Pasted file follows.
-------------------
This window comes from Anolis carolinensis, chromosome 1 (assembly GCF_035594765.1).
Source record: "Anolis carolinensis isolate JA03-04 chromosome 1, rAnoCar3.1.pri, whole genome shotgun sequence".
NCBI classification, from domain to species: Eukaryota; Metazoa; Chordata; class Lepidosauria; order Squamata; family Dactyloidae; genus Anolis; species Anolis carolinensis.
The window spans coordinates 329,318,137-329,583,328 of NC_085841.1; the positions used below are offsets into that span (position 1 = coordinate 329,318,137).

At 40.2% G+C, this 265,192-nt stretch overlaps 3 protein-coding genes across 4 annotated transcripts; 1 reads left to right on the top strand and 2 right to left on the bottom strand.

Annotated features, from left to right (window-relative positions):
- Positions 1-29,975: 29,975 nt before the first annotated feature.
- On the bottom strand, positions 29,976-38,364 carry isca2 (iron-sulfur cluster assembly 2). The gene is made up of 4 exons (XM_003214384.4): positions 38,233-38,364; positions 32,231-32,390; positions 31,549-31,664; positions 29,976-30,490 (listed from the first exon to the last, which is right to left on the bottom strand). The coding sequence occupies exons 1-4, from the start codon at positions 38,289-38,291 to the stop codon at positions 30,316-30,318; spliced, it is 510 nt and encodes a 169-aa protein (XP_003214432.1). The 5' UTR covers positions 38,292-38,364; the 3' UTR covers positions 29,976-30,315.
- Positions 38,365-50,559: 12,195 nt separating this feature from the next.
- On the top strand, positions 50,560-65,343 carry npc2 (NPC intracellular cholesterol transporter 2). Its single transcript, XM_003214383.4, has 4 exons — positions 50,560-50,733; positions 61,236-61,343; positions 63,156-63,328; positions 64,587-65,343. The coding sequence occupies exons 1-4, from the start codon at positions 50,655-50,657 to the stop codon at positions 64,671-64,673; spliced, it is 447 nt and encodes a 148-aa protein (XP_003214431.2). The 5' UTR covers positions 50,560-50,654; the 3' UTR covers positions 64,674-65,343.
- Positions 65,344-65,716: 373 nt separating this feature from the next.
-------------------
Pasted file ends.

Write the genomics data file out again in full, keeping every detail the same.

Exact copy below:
This window comes from Anolis carolinensis, chromosome 1 (assembly GCF_035594765.1).
Source record: "Anolis carolinensis isolate JA03-04 chromosome 1, rAnoCar3.1.pri, whole genome shotgun sequence".
NCBI classification, from domain to species: Eukaryota; Metazoa; Chordata; class Lepidosauria; order Squamata; family Dactyloidae; genus Anolis; species Anolis carolinensis.
The window spans coordinates 329,318,137-329,583,328 of NC_085841.1; the positions used below are offsets into that span (position 1 = coordinate 329,318,137).

At 40.2% G+C, this 265,192-nt stretch overlaps 3 protein-coding genes across 4 annotated transcripts; 1 reads left to right on the top strand and 2 right to left on the bottom strand.

Annotated features, from left to right (window-relative positions):
- Positions 1-29,975: 29,975 nt before the first annotated feature.
- On the bottom strand, positions 29,976-38,364 carry isca2 (iron-sulfur cluster assembly 2). The gene is made up of 4 exons (XM_003214384.4): positions 38,233-38,364; positions 32,231-32,390; positions 31,549-31,664; positions 29,976-30,490 (listed from the first exon to the last, which is right to left on the bottom strand). The coding sequence occupies exons 1-4, from the start codon at positions 38,289-38,291 to the stop codon at positions 30,316-30,318; spliced, it is 510 nt and encodes a 169-aa protein (XP_003214432.1). The 5' UTR covers positions 38,292-38,364; the 3' UTR covers positions 29,976-30,315.
- Positions 38,365-50,559: 12,195 nt separating this feature from the next.
- On the top strand, positions 50,560-65,343 carry npc2 (NPC intracellular cholesterol transporter 2). Its single transcript, XM_003214383.4, has 4 exons — positions 50,560-50,733; positions 61,236-61,343; positions 63,156-63,328; positions 64,587-65,343. The coding sequence occupies exons 1-4, from the start codon at positions 50,655-50,657 to the stop codon at positions 64,671-64,673; spliced, it is 447 nt and encodes a 148-aa protein (XP_003214431.2). The 5' UTR covers positions 50,560-50,654; the 3' UTR covers positions 64,674-65,343.
- Positions 65,344-65,716: 373 nt separating this feature from the next.